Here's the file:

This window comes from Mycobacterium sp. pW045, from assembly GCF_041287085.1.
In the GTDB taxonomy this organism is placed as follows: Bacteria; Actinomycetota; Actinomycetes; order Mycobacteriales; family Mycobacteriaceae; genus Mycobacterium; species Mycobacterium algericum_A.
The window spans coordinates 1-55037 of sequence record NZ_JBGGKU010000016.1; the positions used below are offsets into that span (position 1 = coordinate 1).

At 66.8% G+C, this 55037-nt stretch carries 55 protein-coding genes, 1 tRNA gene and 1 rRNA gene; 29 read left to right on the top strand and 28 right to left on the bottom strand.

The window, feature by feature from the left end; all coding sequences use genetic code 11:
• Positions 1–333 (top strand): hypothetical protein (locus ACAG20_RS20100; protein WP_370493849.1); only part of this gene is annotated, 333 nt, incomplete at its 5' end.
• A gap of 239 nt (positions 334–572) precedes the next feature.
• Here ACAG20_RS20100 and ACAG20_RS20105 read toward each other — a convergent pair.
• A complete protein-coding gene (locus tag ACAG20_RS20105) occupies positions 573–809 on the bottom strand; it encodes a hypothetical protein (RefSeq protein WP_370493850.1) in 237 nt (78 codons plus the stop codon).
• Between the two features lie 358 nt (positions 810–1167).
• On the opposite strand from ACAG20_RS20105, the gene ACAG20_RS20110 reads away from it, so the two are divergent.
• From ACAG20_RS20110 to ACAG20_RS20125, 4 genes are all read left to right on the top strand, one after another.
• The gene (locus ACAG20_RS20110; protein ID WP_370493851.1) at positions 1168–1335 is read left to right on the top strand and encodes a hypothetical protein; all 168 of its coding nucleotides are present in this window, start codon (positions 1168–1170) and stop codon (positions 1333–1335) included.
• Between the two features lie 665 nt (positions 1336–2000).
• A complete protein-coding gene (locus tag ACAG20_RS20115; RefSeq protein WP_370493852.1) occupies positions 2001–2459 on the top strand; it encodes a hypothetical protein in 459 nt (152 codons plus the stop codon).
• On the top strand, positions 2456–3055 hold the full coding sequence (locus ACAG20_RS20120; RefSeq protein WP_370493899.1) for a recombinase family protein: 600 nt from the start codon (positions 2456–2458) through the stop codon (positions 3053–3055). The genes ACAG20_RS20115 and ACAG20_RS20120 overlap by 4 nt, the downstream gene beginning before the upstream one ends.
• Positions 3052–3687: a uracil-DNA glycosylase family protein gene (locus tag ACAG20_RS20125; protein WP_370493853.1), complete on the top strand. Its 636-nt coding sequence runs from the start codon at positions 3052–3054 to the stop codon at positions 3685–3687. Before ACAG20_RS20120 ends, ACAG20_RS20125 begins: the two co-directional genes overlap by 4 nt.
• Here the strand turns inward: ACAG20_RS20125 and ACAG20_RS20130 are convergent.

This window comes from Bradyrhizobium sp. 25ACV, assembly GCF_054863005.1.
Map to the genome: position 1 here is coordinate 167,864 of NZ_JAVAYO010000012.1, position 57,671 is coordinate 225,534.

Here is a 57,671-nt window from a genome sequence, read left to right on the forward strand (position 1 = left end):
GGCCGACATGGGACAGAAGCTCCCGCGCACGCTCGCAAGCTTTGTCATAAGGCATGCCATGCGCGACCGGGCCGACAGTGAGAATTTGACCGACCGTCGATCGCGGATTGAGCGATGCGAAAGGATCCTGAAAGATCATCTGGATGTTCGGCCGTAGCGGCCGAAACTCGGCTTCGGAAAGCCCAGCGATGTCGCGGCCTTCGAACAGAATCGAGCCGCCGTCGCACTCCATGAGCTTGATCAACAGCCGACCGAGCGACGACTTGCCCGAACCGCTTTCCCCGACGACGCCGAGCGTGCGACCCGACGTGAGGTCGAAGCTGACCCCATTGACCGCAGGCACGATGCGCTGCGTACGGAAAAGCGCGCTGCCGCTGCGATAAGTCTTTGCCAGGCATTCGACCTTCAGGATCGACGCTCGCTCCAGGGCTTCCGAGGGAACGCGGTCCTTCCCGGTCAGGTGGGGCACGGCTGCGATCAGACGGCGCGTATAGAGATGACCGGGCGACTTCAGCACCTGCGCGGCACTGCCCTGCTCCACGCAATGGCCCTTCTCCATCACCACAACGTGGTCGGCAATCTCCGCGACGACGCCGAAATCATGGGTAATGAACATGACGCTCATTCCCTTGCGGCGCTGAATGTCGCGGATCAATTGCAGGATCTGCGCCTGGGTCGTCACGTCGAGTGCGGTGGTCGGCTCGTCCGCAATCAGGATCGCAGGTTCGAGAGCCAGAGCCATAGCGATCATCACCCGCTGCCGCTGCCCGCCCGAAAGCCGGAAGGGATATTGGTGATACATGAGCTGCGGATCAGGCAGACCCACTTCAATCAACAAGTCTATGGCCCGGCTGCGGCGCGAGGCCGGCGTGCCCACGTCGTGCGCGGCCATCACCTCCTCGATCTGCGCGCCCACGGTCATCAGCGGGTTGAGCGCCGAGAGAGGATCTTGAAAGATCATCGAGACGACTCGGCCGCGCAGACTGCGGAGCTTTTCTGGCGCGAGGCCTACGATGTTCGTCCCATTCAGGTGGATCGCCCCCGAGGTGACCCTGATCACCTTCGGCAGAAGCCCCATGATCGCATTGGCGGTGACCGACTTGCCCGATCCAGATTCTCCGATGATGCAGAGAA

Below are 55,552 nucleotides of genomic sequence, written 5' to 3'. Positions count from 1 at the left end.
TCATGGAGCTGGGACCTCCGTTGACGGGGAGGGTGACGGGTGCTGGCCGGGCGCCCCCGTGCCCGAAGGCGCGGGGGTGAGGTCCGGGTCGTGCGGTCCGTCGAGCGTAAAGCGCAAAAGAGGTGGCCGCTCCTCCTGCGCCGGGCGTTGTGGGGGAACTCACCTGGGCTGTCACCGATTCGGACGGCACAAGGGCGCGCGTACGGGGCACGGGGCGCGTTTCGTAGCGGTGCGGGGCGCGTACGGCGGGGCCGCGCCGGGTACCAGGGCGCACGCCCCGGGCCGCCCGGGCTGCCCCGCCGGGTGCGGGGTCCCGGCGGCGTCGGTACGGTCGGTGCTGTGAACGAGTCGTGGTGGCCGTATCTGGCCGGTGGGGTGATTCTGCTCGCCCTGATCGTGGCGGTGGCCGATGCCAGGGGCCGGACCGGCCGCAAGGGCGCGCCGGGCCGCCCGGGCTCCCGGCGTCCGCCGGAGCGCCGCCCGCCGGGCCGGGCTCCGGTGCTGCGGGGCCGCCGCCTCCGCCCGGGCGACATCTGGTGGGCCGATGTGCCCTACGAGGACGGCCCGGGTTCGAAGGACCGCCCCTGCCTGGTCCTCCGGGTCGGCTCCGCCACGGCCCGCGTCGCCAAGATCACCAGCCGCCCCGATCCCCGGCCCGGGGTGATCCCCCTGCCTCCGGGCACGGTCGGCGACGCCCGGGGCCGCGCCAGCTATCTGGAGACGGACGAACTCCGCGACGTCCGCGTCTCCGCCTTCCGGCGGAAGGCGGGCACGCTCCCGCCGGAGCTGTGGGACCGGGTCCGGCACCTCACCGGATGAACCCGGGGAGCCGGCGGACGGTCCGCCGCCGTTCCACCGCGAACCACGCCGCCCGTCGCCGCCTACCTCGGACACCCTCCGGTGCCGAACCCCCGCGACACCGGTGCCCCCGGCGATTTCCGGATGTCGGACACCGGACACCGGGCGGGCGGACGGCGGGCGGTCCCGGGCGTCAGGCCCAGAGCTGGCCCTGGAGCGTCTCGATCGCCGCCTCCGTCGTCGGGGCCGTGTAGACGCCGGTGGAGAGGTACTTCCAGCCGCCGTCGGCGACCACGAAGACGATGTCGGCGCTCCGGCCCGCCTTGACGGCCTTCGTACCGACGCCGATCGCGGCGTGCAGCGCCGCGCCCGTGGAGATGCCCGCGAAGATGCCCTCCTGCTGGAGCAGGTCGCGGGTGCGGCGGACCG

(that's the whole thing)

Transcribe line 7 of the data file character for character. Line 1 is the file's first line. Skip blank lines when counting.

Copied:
• A gap of 239 nt (positions 334–572) precedes the next feature.